REU projects have spanned all research areas of the department, ranging from ultra-low temperature measurements to analysis of high-energy physics collider experiments. A significant fraction of the projects have led to scientific publications co-authored by REU participants. Where appropriate, REU students have also been encouraged to present their results at regional or national scientific meetings.

Every year, REU participants have reported enjoying a positive summer experience that reinforced their interest in a scientific career. The great majority of participants have subsequently gone on to graduate school in physics or a related field, thereby fulfilling a major goal of the REU program.

International Summer Research Program in  Gravitational-Wave Physics: Research Experiences for Undergraduates around the worldInternational Summer Research Program in
Gravitational-Wave Physics: Research Experiences for Undergraduates Around the World


With support from the National Science Foundation, and on behalf of the LIGO Scientific Collaboration, the University of Florida offers a 10-week International Research Experience for Undergraduates (IREU) program, which runs approximately from mid-May through mid-August.  All research is related to gravitational wave physics, with projects ranging from instrument design and data analysis, to theory.  Participating collaborations include ACIGA, GEO, LIGO, LISA, TAMA and Virgo.  Students will also take part in group activities including seminars on cutting-edge areas of physics, workshops focusing on graduate programs, exposure to career opportunities in the physical sciences, and the development of scientific communications skills.

This year, twelve participating students will conduct research in Physics Deparments abroad in five different countries.  Participating institutions include universities in Benevento, Cardiff, Glasgow, Hannover, Pisa and Rome, and an observatory (the NAOJ) in Tokyo.  Undergraduate participants will receive a $4,200 stipend, with an additional allowance for housing and travel to their host labotratory and to briefing and debriefing meetings in Gainesville.  Weekends during the program are left open for participants to explore the abundant attractions of their host environments.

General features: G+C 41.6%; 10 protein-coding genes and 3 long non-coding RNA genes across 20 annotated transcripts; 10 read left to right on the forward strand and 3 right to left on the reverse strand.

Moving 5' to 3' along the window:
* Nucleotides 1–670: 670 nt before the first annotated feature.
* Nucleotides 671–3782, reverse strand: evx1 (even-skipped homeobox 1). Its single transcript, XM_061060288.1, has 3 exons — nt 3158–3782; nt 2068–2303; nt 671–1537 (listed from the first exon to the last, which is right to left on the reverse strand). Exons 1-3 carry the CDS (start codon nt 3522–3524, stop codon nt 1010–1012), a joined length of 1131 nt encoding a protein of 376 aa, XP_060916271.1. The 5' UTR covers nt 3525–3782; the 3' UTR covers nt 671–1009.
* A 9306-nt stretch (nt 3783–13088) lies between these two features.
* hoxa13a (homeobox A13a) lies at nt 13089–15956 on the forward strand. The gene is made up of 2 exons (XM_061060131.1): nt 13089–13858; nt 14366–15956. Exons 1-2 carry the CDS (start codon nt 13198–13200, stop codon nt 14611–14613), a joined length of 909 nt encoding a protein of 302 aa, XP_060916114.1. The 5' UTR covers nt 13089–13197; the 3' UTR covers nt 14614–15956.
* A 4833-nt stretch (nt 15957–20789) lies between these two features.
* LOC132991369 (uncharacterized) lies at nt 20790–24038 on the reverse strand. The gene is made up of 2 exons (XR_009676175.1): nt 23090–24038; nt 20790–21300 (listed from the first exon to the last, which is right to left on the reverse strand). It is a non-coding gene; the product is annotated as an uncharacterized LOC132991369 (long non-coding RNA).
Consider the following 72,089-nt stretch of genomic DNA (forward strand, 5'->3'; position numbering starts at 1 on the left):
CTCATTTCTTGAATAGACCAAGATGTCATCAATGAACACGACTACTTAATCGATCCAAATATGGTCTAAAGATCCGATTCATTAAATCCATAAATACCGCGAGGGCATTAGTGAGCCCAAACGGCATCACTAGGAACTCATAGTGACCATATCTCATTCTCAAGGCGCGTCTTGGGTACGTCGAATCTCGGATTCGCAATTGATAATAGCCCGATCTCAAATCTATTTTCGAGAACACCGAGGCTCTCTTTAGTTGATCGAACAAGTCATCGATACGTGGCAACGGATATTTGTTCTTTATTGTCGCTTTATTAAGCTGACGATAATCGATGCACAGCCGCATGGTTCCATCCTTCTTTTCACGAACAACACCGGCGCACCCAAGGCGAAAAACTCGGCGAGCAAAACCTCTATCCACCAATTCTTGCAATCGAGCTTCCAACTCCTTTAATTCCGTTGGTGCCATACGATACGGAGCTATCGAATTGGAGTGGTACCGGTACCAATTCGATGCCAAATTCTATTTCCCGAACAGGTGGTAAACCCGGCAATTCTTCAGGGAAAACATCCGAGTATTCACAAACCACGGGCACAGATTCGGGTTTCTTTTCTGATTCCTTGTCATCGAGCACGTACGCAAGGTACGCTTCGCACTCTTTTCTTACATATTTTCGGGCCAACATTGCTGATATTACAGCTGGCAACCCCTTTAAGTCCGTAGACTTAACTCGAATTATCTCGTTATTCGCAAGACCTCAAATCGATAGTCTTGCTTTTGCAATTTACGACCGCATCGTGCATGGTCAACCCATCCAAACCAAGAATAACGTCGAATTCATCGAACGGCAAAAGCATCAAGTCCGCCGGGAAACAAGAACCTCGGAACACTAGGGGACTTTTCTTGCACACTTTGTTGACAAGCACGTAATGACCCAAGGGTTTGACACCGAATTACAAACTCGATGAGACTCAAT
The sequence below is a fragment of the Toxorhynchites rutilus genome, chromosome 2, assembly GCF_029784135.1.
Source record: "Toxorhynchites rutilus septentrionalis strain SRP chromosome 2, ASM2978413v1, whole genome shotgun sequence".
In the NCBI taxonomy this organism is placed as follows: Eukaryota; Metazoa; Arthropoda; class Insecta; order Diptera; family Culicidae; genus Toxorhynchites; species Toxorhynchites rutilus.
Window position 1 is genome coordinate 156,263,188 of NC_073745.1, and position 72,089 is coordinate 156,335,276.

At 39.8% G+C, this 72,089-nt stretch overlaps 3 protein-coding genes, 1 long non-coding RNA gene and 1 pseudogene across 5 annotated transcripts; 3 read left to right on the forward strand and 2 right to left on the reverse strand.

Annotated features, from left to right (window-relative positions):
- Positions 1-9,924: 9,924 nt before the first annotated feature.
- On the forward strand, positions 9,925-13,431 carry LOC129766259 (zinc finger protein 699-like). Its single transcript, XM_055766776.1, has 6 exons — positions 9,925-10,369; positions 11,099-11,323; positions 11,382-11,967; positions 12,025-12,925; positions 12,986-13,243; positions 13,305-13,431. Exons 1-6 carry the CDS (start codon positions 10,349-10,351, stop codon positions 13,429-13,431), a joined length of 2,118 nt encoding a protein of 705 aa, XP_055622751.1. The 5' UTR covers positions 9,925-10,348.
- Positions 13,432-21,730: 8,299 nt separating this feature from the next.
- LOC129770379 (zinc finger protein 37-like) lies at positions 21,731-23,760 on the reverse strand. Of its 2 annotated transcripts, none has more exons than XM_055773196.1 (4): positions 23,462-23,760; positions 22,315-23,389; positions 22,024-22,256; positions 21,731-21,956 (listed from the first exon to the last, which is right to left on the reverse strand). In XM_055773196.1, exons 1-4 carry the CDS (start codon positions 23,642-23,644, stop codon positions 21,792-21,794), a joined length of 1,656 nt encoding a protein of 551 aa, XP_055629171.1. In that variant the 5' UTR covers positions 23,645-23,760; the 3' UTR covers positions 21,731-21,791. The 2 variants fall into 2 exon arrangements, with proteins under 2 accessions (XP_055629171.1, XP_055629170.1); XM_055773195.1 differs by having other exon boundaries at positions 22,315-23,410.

Eligibility: IREU participants must be undergraduate students and must be citizens or legal permanent residents of the United States or its possessions.  We especially encourage applications from members of groups under-represented in science and engineering, and from students enrolled at institutions where research opportunities are limited. All places in the Summer 2008 program have been filled. We expect to begin accepting applications for Summer 2009 throughout this coming Fall.




Local Coordinator

Paul Avery

CHEPREO (Center for High Energy Physics Research, Education and Outreach) has established an unusually broad program involving physics education, high energy physics research, computing and international networking. The effort, based at Florida International University and supported by NSF (PHY-0312038), has partner institutions at University of Florida, Florida State University and Caltech.  UF provides physics and computing support for FIU physicists and students, and additionally offers computing resources for physicists and students at the Florida institutions participating in the CMS experiment at CERN.  One of CHEPREO’s long-term achievements has been the transformation of FIU’s undergraduate experience through modeling-based, guided-inquiry introductory physics classes, a fellowship program, and the establishment of the Physics Learning Center (PLC).